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We could finally see an event horizon in 2017

The Event Horizon Telescope's development is on track.
Mariella Moon, @mariella_moon
January 8, 2016
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Event horizons remain shrouded in mystery (and is depicted as the gateway to hell by a certain sci-fi horror flick) for good reason. Since they don't emit or reflect light, they're notoriously hard to photograph. The good news is that the Event Horizons Telescope's development is on track and could give us a peek into the heart of Milky Way's black hole called Sagittarius A* as soon as early 2017. Team member Feryal Ozel told BBC News during an astronomy event in Florida that the project is "almost there."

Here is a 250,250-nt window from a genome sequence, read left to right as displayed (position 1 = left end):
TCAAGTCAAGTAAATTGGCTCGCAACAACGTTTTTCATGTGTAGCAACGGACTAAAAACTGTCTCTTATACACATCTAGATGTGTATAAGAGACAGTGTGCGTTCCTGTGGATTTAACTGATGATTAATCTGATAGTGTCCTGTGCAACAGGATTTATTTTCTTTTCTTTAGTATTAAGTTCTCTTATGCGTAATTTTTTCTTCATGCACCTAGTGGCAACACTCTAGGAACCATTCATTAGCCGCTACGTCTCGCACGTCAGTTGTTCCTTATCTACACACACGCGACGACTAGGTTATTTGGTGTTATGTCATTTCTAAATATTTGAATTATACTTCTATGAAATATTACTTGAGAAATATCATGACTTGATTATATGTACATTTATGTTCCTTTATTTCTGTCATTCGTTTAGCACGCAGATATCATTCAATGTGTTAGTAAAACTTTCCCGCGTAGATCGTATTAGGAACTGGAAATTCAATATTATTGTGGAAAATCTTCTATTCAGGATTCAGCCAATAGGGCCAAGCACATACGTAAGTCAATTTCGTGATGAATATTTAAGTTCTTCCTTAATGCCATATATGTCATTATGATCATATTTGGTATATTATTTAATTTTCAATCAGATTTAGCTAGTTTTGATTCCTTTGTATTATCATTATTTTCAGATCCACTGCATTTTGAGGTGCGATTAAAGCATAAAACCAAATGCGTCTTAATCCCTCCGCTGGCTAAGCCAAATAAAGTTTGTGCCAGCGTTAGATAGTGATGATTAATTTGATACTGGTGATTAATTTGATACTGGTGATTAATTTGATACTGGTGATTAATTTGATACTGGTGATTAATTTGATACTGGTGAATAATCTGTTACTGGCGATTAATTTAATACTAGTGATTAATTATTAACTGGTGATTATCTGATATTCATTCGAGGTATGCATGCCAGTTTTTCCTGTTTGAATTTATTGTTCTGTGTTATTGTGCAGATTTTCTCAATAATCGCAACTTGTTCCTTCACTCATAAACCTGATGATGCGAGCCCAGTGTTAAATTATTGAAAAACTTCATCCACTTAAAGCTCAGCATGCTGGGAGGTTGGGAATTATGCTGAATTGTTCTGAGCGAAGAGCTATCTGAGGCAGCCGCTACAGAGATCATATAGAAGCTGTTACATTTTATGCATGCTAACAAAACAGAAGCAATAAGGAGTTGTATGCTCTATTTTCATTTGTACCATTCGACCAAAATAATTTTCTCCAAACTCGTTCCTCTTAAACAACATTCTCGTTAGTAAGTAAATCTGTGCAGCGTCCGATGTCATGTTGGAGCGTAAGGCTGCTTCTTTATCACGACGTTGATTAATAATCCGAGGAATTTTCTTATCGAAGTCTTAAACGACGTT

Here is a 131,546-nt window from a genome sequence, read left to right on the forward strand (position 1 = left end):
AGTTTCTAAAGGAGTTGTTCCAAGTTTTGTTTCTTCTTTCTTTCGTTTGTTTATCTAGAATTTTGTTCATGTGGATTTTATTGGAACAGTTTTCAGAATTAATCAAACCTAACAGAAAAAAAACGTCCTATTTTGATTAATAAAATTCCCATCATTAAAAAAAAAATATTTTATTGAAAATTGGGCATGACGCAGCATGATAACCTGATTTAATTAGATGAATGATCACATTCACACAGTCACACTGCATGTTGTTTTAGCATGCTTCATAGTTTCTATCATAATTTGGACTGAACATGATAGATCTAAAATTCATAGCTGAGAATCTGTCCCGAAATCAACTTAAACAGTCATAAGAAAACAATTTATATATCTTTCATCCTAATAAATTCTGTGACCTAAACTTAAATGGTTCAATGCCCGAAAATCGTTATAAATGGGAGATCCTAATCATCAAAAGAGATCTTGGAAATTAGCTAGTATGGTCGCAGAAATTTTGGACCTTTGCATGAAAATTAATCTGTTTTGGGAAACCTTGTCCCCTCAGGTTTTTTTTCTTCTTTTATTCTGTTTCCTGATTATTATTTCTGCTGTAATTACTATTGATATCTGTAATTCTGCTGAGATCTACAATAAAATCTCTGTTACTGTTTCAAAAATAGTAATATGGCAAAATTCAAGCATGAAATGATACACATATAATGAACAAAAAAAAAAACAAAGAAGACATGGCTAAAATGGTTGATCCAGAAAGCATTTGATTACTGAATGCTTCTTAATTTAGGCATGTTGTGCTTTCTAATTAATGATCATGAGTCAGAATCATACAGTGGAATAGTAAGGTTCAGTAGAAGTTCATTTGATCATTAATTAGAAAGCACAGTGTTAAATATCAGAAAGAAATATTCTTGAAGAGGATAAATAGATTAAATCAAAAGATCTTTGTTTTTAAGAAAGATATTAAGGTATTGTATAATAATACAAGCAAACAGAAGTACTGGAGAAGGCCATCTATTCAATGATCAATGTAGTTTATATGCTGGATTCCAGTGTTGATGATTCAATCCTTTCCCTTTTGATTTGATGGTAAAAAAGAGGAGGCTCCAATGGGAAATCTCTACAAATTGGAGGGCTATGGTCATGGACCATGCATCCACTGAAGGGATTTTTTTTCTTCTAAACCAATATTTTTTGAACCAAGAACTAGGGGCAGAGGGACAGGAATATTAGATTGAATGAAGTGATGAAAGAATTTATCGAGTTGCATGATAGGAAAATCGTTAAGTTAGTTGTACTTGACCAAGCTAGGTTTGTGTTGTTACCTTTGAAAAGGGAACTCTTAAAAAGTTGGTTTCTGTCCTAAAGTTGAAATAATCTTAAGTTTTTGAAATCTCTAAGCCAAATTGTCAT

She admitted that there are still "quite a few challenges that need to be overcome," because looking at Sagittarius A* from Earth is like trying to see a DVD from the surface of the moon. To be able to photograph it, the team found a way to simulate a telescope that's as big as our planet: they linked nine radio telescopes from different places around the globe.

They also had to find a wavelength of light that could capture it, and it took them "upwards of a million simulations" to decide on 1.3mm. That specific wavelength is expected to show the black hole's turbulent gases as glowing crescents of light around the event horizon itself, similar to the simulations below. At least that's what scientists think they'll get based on general relativity -- we'll have to wait for the actual pictures next year to be absolutely sure.

[Image credit: X-ray: NASA/UMass/D.Wang et al., IR: NASA/STScI / Feryel Ozel (event horizon simulation)]

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